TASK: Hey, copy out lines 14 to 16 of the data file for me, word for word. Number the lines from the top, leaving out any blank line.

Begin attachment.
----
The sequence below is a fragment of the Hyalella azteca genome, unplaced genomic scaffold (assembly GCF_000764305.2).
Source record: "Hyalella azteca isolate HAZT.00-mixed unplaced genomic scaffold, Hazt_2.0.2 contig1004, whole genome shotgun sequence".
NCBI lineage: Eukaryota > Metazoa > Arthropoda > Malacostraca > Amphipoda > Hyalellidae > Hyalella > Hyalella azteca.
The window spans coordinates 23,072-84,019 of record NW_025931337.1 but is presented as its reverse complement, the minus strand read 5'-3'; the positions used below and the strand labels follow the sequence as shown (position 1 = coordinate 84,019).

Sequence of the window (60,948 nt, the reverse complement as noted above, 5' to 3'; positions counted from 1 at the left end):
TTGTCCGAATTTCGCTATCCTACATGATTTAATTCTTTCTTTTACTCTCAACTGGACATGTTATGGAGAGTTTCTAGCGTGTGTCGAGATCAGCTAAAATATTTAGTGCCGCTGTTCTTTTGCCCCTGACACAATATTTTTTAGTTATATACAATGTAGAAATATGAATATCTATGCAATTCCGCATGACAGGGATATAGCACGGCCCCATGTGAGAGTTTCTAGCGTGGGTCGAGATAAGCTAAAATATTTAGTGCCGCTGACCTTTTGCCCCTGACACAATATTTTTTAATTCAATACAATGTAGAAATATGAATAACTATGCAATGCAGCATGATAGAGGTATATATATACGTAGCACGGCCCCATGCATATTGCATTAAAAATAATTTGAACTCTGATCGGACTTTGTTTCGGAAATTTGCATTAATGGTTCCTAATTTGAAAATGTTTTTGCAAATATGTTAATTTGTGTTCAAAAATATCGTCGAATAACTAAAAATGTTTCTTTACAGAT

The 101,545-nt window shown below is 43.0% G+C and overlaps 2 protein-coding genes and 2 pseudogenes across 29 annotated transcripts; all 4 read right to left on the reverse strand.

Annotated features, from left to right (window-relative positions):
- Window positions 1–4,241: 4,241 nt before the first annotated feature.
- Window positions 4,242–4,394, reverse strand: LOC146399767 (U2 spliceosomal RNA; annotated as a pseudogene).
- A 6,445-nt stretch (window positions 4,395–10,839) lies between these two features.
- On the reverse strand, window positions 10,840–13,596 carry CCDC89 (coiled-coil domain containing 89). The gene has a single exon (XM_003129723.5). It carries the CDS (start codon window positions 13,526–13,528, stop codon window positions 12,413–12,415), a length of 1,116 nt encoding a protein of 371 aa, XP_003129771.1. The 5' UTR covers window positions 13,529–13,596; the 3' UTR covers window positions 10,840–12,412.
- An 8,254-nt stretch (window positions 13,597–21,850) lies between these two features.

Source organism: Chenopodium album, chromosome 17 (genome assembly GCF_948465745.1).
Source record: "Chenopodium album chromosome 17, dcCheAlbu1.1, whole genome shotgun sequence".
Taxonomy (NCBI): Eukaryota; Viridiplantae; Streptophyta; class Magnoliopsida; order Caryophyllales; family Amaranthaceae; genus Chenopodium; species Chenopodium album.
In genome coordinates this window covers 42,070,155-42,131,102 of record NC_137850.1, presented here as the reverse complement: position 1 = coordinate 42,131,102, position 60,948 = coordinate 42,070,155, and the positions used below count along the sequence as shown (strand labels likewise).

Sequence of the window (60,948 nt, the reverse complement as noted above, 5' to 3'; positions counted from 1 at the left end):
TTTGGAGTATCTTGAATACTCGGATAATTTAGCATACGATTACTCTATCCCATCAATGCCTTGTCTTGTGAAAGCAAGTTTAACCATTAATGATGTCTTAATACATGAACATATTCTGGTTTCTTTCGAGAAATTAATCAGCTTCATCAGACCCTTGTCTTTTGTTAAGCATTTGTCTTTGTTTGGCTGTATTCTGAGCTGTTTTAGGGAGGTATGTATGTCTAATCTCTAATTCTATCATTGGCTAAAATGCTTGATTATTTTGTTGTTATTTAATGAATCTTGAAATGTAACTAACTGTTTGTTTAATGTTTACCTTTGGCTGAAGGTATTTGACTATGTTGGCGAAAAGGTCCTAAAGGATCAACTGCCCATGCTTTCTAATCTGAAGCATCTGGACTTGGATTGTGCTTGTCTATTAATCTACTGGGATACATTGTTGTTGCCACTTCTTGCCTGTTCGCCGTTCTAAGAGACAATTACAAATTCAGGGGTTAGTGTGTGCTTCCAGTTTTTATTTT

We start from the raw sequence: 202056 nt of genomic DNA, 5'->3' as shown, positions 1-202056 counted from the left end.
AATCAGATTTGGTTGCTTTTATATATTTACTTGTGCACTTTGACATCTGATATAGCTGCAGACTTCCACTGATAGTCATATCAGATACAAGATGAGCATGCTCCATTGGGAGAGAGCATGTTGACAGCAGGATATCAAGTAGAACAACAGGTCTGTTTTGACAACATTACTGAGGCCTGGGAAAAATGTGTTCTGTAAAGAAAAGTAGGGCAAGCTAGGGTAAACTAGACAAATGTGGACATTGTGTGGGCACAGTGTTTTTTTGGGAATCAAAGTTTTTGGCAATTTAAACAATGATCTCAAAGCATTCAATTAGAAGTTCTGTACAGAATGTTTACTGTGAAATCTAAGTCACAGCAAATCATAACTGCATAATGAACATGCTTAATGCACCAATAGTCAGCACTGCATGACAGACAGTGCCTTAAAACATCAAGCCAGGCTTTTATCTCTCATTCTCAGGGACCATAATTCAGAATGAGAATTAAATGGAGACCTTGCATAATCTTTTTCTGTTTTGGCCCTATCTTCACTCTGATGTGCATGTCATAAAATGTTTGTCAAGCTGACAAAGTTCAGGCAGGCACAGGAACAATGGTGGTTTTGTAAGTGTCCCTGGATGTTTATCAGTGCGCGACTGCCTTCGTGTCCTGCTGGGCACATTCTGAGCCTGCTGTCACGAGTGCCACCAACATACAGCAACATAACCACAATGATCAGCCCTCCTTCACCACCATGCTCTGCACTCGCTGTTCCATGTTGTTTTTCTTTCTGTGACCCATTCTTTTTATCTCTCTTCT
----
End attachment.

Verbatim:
Source organism: Chenopodium album, chromosome 17 (genome assembly GCF_948465745.1).
Source record: "Chenopodium album chromosome 17, dcCheAlbu1.1, whole genome shotgun sequence".
Taxonomy (NCBI): Eukaryota; Viridiplantae; Streptophyta; class Magnoliopsida; order Caryophyllales; family Amaranthaceae; genus Chenopodium; species Chenopodium album.